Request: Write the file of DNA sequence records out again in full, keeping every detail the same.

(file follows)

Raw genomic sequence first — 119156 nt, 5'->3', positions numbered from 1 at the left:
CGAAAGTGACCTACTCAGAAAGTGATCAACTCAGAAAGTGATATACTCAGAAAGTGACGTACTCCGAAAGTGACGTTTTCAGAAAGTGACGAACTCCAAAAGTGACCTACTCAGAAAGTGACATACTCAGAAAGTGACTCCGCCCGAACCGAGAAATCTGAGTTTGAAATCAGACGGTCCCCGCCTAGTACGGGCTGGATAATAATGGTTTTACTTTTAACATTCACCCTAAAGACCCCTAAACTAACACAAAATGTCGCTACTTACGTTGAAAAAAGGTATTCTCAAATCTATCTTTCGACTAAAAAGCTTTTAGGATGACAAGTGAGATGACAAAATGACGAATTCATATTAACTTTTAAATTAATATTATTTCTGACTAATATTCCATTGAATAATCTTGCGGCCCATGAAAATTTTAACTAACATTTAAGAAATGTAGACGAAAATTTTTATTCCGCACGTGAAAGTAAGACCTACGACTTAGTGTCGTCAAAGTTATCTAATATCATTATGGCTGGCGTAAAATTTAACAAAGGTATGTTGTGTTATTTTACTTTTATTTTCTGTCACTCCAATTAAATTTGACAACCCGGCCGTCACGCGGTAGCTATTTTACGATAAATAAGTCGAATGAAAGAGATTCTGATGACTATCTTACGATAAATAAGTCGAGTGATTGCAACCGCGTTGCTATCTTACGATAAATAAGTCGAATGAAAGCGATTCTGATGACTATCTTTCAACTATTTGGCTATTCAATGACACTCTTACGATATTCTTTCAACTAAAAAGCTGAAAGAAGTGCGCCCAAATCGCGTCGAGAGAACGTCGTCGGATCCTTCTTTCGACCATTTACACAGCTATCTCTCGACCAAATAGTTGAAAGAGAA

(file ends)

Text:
Raw genomic sequence first — 119156 nt, 5'->3', positions numbered from 1 at the left:
CGAAAGTGACCTACTCAGAAAGTGATCAACTCAGAAAGTGATATACTCAGAAAGTGACGTACTCCGAAAGTGACGTTTTCAGAAAGTGACGAACTCCAAAAGTGACCTACTCAGAAAGTGACATACTCAGAAAGTGACTCCGCCCGAACCGAGAAATCTGAGTTTGAAATCAGACGGTCCCCGCCTAGTACGGGCTGGATAATAATGGTTTTACTTTTAACATTCACCCTAAAGACCCCTAAACTAACACAAAATGTCGCTACTTACGTTGAAAAAAGGTATTCTCAAATCTATCTTTCGACTAAAAAGCTTTTAGGATGACAAGTGAGATGACAAAATGACGAATTCATATTAACTTTTAAATTAATATTATTTCTGACTAATATTCCATTGAATAATCTTGCGGCCCATGAAAATTTTAACTAACATTTAAGAAATGTAGACGAAAATTTTTATTCCGCACGTGAAAGTAAGACCTACGACTTAGTGTCGTCAAAGTTATCTAATATCATTATGGCTGGCGTAAAATTTAACAAAGGTATGTTGTGTTATTTTACTTTTATTTTCTGTCACTCCAATTAAATTTGACAACCCGGCCGTCACGCGGTAGCTATTTTACGATAAATAAGTCGAATGAAAGAGATTCTGATGACTATCTTACGATAAATAAGTCGAGTGATTGCAACCGCGTTGCTATCTTACGATAAATAAGTCGAATGAAAGCGATTCTGATGACTATCTTTCAACTATTTGGCTATTCAATGACACTCTTACGATATTCTTTCAACTAAAAAGCTGAAAGAAGTGCGCCCAAATCGCGTCGAGAGAACGTCGTCGGATCCTTCTTTCGACCATTTACACAGCTATCTCTCGACCAAATAGTTGAAAGAGAA